Wednesday, July 15, 2015

Fair Play: Donnie's legend continues

(This is my Fair Play column for Sun.Star Cebu's July 13 edition)

WHAT more can Donnie Nietes do? This unassuming guy from Negros, who fights out of the ALA boxing stable of Cebu City, just ran through what was supposed to be his biggest challenge to date, Mexican Francisco Rodriguez.

Unlike in his last four fights, Nietes didn’t get a knockout but he did more than enough to earn a unanimous decision win of 119-109, 118-110, and 115-113. The last score, curiously, is a lot closer for comfort.


He hurt his hand midway, when Rodriguez was eating punches left and right, and perhaps that explains the decision win. But Nietes is a fighter who doesn’t need a knockout victory to solidify his status.

His seven-year reign as a champion speaks enough for itself. Though, he’s not as famous as Manny Pacquiao, he doesn’t chase fame and is contented with what he have.

I remember Sir ALA himself recalling that once in a gathering with an ALA boxer who was more famous but wasn’t a world champion, a group of fans ignored him for the other and he let it be.

“Donnie Nietes should be more famous,” my friend and Azkals game commentator Bob Guerrero said on Twitter the other night after Nietes’ latest victory.

Yes, he should be and Pinoy fans should be more appreciative of him. But in the funny world of boxing, the little guys are ignored over those who fight in the 135-pound divisions or up.

But for fans who know, Donnie is unique. He’s done what no other boxer from the Philippines has done—reign as king for seven years and 10 months. He’ll have his eighth anniversary as champion on Sept. 30.

So, what’s next for him?

A unification bout is an option, Michael Aldeguer said a few months ago. The WBC light flyweight champion is Pedro Guevara, who is 26-1-1 with 17KOs, while the IBF champion is Javier Mendoza. The 24-year-old is 24-2-1 with 19KOs and beat Milan Melindo in his last defense. The WBA champion is Japanese Ryoichi Taguchi, 22-2-1 with 9KOs. Donnie unifying the 108-pound division against those champions is a palatable option, but the big question is, are those guys willing to risk their crown against one of history’s best 108-pounders?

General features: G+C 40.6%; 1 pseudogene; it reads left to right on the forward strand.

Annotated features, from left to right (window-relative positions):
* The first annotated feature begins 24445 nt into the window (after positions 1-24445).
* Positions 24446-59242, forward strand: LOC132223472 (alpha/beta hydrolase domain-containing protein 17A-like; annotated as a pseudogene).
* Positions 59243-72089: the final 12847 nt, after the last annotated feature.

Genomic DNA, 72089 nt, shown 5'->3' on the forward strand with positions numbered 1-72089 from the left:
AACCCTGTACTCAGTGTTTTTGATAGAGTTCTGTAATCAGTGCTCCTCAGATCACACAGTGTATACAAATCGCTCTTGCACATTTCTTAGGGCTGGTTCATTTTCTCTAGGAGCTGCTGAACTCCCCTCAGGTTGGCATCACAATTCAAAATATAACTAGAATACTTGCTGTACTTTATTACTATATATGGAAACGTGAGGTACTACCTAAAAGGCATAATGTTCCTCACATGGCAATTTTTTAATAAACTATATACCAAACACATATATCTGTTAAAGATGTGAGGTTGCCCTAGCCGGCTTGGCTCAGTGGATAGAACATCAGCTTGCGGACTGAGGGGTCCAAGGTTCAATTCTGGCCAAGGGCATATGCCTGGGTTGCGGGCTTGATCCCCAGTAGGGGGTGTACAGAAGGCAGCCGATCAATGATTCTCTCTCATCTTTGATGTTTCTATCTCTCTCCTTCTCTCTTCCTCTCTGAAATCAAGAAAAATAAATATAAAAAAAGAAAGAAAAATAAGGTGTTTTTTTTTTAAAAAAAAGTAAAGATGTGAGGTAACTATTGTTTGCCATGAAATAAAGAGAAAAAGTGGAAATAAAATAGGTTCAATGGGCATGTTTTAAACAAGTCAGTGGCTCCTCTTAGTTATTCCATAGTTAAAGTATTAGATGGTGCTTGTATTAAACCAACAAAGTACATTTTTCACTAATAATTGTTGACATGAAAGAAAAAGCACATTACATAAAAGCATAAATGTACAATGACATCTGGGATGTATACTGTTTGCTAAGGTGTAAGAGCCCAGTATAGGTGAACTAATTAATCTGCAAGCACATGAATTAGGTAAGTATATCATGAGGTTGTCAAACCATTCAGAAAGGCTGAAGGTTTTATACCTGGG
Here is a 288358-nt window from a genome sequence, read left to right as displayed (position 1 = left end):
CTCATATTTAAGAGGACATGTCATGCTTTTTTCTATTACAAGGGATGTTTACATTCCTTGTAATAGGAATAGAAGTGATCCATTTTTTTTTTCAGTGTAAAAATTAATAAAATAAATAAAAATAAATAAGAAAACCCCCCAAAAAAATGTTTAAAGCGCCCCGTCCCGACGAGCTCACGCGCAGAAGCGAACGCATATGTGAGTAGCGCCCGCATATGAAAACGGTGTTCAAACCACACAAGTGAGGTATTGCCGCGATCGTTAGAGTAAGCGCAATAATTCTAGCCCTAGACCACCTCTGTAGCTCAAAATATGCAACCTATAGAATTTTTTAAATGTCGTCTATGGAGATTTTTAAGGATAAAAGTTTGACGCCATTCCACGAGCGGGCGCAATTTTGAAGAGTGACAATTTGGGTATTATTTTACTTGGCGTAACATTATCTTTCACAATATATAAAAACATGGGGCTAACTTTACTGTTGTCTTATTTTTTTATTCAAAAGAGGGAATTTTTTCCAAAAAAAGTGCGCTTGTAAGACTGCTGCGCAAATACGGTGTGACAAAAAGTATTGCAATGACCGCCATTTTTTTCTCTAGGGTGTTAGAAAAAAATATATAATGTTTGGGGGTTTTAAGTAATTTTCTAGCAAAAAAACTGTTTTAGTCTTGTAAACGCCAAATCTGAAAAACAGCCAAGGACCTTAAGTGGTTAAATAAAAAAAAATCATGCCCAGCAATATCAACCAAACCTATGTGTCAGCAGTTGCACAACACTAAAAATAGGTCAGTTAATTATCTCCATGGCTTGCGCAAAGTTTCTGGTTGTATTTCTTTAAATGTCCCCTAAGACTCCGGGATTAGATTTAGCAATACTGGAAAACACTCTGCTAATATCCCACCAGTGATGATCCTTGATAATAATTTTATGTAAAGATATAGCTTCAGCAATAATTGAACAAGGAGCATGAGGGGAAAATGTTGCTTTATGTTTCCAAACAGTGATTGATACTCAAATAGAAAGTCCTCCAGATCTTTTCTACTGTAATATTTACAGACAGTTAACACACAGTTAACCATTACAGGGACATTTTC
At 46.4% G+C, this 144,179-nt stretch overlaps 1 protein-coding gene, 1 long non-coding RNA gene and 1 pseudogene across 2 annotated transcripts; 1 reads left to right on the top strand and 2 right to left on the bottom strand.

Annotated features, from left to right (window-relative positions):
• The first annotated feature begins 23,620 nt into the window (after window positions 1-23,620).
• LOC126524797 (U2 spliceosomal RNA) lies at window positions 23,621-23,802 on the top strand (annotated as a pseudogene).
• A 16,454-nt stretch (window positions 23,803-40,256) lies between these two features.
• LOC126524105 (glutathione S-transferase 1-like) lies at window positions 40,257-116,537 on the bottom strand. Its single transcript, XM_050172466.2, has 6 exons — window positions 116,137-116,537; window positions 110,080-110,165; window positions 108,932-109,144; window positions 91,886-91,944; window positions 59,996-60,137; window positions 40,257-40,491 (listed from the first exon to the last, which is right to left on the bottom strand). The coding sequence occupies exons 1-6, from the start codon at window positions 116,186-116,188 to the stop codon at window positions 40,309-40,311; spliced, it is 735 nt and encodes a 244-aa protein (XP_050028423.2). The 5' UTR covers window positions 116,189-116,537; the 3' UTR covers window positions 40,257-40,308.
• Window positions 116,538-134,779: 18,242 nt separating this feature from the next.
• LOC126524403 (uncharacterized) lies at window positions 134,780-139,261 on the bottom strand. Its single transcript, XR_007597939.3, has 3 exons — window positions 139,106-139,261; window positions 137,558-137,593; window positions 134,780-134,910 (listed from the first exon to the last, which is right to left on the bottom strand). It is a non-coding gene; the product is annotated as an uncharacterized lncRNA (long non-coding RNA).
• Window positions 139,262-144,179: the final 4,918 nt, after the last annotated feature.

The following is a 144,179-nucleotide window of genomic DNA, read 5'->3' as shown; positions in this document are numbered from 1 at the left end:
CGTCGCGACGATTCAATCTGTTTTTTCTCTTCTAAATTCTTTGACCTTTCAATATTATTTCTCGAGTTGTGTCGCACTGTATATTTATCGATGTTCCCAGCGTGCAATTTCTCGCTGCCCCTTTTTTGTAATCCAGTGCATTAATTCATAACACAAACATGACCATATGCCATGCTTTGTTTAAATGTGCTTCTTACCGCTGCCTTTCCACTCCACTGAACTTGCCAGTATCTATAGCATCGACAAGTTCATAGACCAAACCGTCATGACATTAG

At 33, Donnie’s career is on its final swing and though he’d fight anyone his handlers assign him too, I know he’s also eager for the big fights, the career-defining ones.

He’s never had a problem making the 108-pound limit, but he’s also looking at the 112-pound champions—the fearsome and undefeated Roman Gonzales, Juan Francisco Estrada, who defeated Melindo too in 2013 and the undefeated crafty champion from Thailand, Amnat Ruenrong, who wrestled Johnriel Casimero several times to win by unanimous decision in his last fight.

The Nicaraguan Gonzalez is one of the best boxers pound-for-pound, having stopped all but six of his 43 foes and a fight with Donnie could be one of the best in the lower divisions in years.

At 33, Donnie should be spared from fights like last Saturday, when some young punk eager to make a name for himself takes him on.

It should be Donnie’s story and his angle. Whether it’s against the other 108-pound champions or those in the 112-pound divisions, it’s for his handlers to decide.

Donnie’s spot in boxing legend is secure but I’m sure, like me, boxing fans all over the world are asking.

“What more can this little guy achieve?”
(mikelimpag@gmail.com)

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